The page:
I agree wholeheartedly with your observation that Gotham and Kuenstler Script Bold compliment each other very well. I absolutely love Gotham and I had not noticed that Obama used it until now. Thanks for that bit of knowledge!

    The footer definitely needs some work, in my opinion. The links are not spaced well and seem out of place in the grand scheme of things. I don’t really have a suggestion on how one would improve it, but I don’t care for how that aspect comes off. Other than that, it is an awesome design and quite a unique concept. Very nice review, Vivien.

  2. Joey

    At first glance, this website seemed kind of pointless. But then I viewed it on my iPhone and it actually seems like it *could* turn out to be a pretty good idea.

    Overall, the typography is very well executed, on both the full and mobile version. I’m not a fan of the Kuenstler Script Bold, though. They could have chosen something similar but a little easier to read, I think.

    They did a nice job of integrating Google Maps into the full version, but it is fairly useless. The full version of the site is prettier (and has more features) than the mobile version, but I can’t imagine a single instance where someone would need to use the site on a computer rather than their phone.

  3. Joey

    EDIT: What I meant, regarding the implementation of Google Maps, is the fact that mobile browsers can’t see Google Maps, which defeats the whole purpose.

  4. johno

    Yes, an excellent find. A nice looking site, and love the copy: “It’s for the discerning, on-the-go defecator…” That’ll keep me smiling all week. A very elegant looking site. Love the colour palette. Another great review, Vivien.

  5. Kevin Burg

    Hey this is Kevin, I designed the site. Thanks for the feedback and the criticisms. The script typeface I chose is actually Exmouth ( http://www.dafont.com/exmouth.font ) but it is seemingly indistinguishable from Kuenstler Script Bold. I chose it because it does compliment Gotham well but also I found it to be excessively exquisite for a site that is about toilets.

    Regarding the search form in IE6 - I made a conscious choice to not support IE6 since this is a side project and ignoring it speeds up development in a major way. To be honest, I’m within inches of putting up a page like this for IE6 users:

    http://tumbluke.com/post/47695343/from-now-on-all-ie6-visitors-to-lukees-will-be

    And about Google maps - I can’t say for certain how they appear for your average mobile device but on the iPhone version we do load static maps and I intend to create a link that will open up the location of the toilet in the iPhone Maps.app so you can really get some use out of it - especially with geolocating and GPS.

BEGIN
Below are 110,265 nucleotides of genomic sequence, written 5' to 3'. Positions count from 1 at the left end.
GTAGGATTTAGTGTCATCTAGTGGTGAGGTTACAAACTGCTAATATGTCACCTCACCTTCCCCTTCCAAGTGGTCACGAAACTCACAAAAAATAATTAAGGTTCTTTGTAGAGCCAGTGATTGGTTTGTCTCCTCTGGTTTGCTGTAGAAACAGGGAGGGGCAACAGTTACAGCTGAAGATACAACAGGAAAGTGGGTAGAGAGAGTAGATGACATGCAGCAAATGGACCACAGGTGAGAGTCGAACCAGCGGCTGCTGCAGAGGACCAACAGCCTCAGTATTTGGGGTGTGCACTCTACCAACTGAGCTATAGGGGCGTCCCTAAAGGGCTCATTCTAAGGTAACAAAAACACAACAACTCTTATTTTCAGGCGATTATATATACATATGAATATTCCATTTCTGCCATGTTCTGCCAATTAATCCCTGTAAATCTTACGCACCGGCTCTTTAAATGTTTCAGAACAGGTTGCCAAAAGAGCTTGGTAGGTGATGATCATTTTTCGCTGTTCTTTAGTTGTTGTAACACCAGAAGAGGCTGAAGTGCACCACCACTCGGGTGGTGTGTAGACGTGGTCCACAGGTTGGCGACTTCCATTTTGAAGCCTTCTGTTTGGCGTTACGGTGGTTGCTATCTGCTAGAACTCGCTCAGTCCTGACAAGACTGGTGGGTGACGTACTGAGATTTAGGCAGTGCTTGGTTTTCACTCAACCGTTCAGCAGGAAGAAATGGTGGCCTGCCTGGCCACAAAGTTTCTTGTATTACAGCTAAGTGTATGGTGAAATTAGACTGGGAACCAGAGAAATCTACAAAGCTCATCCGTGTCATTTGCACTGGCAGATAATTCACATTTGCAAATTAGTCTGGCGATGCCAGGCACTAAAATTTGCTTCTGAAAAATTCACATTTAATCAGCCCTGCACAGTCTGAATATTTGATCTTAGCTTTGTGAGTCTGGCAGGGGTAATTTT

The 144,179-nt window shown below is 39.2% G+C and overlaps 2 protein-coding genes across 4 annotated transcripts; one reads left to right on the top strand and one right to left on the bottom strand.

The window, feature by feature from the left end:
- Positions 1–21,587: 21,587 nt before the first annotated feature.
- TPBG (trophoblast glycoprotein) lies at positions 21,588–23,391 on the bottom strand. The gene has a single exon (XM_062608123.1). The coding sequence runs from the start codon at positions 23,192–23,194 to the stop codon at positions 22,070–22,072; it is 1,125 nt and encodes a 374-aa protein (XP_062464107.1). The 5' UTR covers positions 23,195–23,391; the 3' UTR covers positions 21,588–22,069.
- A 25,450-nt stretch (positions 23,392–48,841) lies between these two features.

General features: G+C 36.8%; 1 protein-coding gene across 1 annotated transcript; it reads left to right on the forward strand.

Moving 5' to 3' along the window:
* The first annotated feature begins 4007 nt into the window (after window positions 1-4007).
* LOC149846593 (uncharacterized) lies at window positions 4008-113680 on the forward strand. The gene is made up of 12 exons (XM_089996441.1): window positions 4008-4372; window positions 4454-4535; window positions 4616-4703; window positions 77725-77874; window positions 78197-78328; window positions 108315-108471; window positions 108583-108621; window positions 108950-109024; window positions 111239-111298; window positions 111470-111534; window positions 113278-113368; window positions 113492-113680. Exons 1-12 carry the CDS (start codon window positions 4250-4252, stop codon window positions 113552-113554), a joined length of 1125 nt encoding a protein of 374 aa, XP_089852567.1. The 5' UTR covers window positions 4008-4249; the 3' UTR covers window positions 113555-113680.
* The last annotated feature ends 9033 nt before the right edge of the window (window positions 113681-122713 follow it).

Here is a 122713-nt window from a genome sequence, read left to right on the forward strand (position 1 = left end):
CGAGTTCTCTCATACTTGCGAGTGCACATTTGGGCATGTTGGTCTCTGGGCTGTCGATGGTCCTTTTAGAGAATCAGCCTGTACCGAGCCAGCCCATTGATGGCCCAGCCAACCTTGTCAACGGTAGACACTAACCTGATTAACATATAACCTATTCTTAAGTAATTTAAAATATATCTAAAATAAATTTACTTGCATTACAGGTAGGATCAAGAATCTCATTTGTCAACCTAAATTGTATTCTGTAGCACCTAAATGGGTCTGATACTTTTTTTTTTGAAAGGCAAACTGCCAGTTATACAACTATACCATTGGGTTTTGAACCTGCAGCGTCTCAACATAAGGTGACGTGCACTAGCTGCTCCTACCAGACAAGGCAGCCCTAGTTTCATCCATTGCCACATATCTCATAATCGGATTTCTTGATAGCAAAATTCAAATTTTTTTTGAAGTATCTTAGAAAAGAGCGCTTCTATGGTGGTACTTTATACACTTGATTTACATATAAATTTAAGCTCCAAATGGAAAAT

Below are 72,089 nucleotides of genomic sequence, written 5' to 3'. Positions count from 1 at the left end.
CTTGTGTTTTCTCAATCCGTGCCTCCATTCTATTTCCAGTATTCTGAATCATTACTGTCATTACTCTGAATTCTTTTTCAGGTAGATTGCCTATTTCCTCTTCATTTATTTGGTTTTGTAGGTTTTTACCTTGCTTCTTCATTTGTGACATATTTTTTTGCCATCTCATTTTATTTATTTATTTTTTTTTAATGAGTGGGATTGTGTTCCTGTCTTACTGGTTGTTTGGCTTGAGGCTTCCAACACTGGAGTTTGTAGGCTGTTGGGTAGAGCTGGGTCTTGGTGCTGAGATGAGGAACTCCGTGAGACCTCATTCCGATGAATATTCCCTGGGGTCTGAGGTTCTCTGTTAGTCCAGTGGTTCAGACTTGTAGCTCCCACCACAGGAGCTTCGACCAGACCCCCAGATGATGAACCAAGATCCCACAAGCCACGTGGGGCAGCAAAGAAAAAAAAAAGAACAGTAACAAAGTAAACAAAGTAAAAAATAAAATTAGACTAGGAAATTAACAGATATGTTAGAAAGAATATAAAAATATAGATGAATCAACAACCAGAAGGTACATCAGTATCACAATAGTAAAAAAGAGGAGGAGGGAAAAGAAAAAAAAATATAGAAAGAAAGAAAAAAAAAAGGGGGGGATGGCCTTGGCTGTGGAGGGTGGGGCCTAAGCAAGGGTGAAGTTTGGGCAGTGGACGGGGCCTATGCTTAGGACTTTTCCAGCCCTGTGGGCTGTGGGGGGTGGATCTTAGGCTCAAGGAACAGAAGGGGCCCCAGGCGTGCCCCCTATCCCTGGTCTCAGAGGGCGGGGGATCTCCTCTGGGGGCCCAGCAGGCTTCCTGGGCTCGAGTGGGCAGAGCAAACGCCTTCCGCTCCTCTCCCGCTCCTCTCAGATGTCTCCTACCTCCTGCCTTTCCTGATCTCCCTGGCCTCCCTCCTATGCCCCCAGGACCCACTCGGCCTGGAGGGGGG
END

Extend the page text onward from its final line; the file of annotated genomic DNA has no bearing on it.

6. inspirationbit

    Thanks, Kevin. I’m glad you’ve learned something new from my review. Last night I was reading a few articles on your blog, and enjoyed them a lot. So now you’ve got yourself a new reader there ;)

    Joey, I can’t comment anything on the functionality of Diaroogle on iPhone, because I don’t have one. As for using that site on a computer, rather than from a phone, I think I would do that if I go to NY next time. I could look for an area I’d be spending the day at in advance. Already now I’ve learned that I shouldn’t be wasting my time by going to Starbucks washrooms, as in NY they’re dirty and have long line ups ;)

    Glad you liked the site and the review, John. Are you still smiling when you recall the “discerning, on-the-go defecator”? Hope you checked a few of the listings I linked to in this review and got a few more laughs ;)

    Kevin, thanks for clarifying the use of type. I was afraid that I might point at a wrong typeface. But I was very close, looks like someone created a copy of Kuenstler Script Bold, and released it as a free font Exmouth. ;)
    As for ignoring IE6 users, although it’s very tempting, I wouldn’t do so, as there are still many users out there who wouldn’t know how to upgrade their browser, let alone switch to FF or S, they don’t even know what the word browser means, they’re just aware of that little “e” icon that allows them to go on the “internet”.

  7. Eric Hoffman

    Great review and nice looking site to be sure. I’m a little uneasy with the use of the words toilet and engine in a sentence (or tagline as the case may be)…

  8. Jane

    I totally agree with the simplicity and ease of the design. This website has a really nice balance with its typography. I will however mention that sitorsquat.com has a great design as well and the function of the site far exceeds diarooogle’s website as a whole.

  9. Rafe

    is there a forum on the site?